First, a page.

I talk about Lightroom a lot, as you will have noticed. The reason is that Adobe Lightroom is hands down the best workflow tool I know. Workflow meaning “what happens between arriving home with the camera to the finished product”.
Lightroom 6, as you will have seen, is a step forward. It has its issues—for now, the speed of the face detection module is way below par—but you can work around those, and they will be fixed.
But you do need to learn how to use it. Thank God it’s not Photoshop: it takes days to learn, not years. But it does take days.
Enter some help.
On May 30, I teach a workshop at Vistek: Lightroom and Workflow”. In it, you will learn backup strategies, computer strategies, Lightroom workflow and editing, and much more. Seating is limited, so sign up soon.
The same is true of the Flash workshop this Saturday in Oakville.If you missed the Vistek workshop, come on Saturday: 1pm, see http://learning.photography/collections/training-300-advanced/products/flash. Seating limited, so be quick if you want in.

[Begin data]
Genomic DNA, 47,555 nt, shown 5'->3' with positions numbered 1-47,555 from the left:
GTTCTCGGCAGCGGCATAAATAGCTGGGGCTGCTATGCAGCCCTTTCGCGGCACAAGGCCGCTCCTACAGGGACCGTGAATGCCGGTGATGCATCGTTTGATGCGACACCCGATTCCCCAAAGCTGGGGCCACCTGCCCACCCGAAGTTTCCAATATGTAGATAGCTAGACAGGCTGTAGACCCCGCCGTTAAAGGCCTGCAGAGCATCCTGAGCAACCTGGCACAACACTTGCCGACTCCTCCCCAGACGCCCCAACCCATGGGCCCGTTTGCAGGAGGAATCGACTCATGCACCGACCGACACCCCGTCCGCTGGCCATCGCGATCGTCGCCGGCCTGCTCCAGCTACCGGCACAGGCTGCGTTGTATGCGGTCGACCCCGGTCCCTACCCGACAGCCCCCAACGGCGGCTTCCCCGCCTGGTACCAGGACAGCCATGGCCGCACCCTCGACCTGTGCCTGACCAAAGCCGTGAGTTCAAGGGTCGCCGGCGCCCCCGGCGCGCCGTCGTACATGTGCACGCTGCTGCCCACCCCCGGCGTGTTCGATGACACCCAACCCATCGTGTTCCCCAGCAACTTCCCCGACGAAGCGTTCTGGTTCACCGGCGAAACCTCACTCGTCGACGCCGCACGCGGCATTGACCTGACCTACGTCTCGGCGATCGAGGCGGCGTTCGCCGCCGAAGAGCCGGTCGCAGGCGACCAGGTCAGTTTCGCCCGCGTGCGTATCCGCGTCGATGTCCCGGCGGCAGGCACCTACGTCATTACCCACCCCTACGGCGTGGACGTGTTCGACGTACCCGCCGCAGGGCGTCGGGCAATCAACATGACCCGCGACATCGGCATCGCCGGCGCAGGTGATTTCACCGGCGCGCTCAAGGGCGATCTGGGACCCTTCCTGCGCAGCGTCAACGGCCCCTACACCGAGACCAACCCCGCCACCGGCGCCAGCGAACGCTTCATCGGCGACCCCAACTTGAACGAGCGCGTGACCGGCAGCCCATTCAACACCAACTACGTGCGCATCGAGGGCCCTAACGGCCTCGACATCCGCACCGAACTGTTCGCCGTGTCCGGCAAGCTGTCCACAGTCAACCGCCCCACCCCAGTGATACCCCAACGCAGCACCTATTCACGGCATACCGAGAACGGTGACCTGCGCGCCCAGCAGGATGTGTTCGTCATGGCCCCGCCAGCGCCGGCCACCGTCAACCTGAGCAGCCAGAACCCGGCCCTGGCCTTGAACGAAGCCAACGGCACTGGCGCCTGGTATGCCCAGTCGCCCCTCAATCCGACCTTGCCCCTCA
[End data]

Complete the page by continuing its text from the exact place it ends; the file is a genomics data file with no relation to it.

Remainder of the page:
Now, a (repeat of) a little flash tip.
If your flash looks too dark in the photo, why is it? It could have two very different reasons:
- Metering is wrong; the TTL circuitry decided on too low a level.
- With the current ISO and aperture, you simply do not have enough power (eg the ceiling you are bouncing off is too high).
To know which one: set your flash to manual mode, full power (1/1). Shoot. If the picture is overexposed, you had reason 1; if not, you had reason 2.
To solve the issue: For reason 1, go back to TTL and use flash compensation. For reason 2, go back to TTL and lower the f-number and/or increase the ISO.
That’s all – pretty simple, but often overlooked.